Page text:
If there’s one thing Harley Quinn’s snake man is known for more than his signature mode of transportation, it’s his catch phrase, which seems to apply to any situation. Whether he’s expressing his joy or announcing his appearance, Charles Brown’s green alias seems to embrace the nonsensical joke status he maintains in Gotham’s underworld, but few people know the tragic truth behind his trademark words. When the Snake Man’s backstory was revisited during the DC Revival, writer Tom King established that “Snake Man, hell yeah” is actually a subtle homage to his son Charles, who shared his father’s love of kites, but died during the “War of Jokes and Riddles” storyline 2017.
After Bill Finger and Dick Sprang introduced him in Batman #133, the Kite was a costumed villain whose use of kites to commit crimes seemed to crash more often than fly straight. Despite appearing here and there from time to time over the years, the Kite underwent noticeable changes during Tom King’s Batman run. His appearance in Batman #6 saw him now as one of the Joker’s henchmen, a thug with some education who started his job helping to design the Jokermobile. His situation was further complicated when Batman convinced him to become a double agent, especially when the war between the Joker and the Riddler divided Gotham and its superhuman gallery of crooks. To the surprise of many, the origin of the Kite is actually much more tragic than some comic book fans think.
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In “Batman #27” by Tom King and Clay Mann, Charles “Chuck” Brown does his best to combine his loyalty to both Batman and the Joker, as well as his paternal obligations. Although his marriage to his son’s mother is no more, Charles is doing his best to see his son when he can. Together they fly a kite, to which Charles Brown asks his son if he likes it, and his son, Charles Brown Jr., replies, “Hell, yes.” After the Kite’s information leads to an unsuccessful meeting between the Riddler and the Joker, Charles cares more about his son’s well-being than his own. Despite Batman insisting that his son is safe, Charles Jr. dies because the Riddler poisoned the very ropes of his kite, causing his father to be heartbroken. It was his death that prompted his grieving father to become a Kite, creating a new identity out of something that brought them both joy. When he reveals his new identity to the Joker, the surprised Joker repeats his name, to which Charles adds, “Hell yeah.” This means that this catch phrase is intended not only for laughter, but also for a reminder of what he has lost and why he should keep going forward to fix everything in his own unique way.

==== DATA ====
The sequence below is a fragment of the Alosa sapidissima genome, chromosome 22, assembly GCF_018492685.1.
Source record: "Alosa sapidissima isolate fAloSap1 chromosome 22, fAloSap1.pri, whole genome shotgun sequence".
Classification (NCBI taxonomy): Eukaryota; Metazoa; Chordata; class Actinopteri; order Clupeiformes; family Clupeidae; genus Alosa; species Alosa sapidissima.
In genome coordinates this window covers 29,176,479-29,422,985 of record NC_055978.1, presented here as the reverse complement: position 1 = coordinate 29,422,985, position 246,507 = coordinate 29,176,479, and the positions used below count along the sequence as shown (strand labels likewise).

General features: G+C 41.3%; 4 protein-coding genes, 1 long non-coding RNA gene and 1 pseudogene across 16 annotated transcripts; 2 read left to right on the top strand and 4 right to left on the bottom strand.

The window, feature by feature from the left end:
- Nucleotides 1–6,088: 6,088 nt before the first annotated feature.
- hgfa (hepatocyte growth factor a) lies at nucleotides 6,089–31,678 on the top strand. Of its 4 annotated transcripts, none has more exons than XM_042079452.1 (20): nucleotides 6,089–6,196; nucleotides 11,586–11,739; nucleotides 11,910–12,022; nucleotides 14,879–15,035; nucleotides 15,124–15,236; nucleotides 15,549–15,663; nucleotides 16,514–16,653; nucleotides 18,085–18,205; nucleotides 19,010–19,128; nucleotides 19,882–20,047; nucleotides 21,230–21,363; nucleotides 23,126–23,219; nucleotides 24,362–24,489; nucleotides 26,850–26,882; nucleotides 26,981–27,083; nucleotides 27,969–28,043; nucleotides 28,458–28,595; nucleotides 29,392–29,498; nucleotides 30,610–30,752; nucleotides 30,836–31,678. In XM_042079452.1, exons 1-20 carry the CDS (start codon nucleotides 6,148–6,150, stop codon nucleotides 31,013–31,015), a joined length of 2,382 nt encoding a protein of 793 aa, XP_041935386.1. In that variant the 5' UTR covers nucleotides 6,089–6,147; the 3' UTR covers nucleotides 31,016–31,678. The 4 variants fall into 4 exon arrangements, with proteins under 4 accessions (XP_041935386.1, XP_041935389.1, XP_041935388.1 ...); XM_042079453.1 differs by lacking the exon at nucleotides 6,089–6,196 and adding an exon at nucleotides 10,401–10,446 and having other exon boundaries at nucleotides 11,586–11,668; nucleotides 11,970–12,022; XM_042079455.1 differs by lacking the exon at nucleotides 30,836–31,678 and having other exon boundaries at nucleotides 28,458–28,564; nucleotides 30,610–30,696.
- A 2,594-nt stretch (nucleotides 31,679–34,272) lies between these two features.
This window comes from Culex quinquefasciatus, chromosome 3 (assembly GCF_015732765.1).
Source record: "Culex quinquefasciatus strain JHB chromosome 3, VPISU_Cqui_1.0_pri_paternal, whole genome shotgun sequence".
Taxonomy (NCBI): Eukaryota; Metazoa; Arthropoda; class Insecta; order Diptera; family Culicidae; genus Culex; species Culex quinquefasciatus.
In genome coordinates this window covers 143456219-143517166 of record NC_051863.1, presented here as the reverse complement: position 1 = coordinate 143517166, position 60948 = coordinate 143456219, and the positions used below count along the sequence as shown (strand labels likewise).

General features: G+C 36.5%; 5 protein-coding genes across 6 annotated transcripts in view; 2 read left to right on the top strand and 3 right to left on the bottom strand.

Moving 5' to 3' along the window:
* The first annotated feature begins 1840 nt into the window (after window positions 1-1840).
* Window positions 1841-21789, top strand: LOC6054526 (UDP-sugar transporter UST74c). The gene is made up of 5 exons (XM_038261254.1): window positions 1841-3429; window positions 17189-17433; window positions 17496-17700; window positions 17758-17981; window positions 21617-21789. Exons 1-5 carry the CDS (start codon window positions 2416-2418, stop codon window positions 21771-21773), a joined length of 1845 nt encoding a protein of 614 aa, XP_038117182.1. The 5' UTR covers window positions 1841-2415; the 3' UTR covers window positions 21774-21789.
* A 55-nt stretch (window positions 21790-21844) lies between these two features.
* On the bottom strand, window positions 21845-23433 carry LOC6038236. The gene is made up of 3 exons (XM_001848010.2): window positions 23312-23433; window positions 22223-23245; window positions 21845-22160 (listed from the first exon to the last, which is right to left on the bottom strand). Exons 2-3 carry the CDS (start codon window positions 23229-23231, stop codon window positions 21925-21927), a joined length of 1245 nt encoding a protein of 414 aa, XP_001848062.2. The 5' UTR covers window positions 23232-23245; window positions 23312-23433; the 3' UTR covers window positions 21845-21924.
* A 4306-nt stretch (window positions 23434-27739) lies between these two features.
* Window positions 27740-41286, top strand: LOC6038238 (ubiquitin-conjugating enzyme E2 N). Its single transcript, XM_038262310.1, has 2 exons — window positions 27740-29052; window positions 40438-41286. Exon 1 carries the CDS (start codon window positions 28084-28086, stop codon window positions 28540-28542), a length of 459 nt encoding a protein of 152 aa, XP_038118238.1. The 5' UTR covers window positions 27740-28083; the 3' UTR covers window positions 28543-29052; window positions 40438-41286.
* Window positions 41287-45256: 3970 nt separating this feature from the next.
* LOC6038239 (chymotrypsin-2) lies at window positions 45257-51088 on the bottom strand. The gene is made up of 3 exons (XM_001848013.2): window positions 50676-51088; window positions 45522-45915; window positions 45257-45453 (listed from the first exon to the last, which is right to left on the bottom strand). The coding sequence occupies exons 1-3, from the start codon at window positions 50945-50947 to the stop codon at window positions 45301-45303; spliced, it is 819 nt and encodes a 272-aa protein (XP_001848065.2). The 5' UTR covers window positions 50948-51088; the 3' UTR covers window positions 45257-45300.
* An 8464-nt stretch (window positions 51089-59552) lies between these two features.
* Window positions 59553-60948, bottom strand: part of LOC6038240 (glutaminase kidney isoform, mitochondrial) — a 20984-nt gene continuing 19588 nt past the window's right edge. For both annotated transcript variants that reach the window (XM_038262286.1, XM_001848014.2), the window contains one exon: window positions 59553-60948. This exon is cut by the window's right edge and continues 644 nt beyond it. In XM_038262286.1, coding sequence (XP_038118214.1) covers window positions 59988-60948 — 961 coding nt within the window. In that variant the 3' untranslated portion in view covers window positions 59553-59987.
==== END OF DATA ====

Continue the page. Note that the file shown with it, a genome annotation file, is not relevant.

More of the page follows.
Although the Kite’s career seems like an endless parade of beatings and failures, saying his name, accompanied by his enthusiasm, only helped make the character a fan favorite, and his recent role in the animated series about Harley Quinn only increased the popularity of the Kite. popularity. There is something fascinating about the utter failure of a villain like Kaitman, who always gets up and tries again after every defeat. His origin embodies this spirit, as he took the biggest tragedy that could be experienced and tried to turn it into something more meaningful.
Charles Brown would most likely give up everything to have a son again, but this knowledge only makes the Kite’s catch phrase not only bittersweet, but also part of his optimism. He continues to honor his son and does his best, despite knowing that he can be nothing more than a joke to others.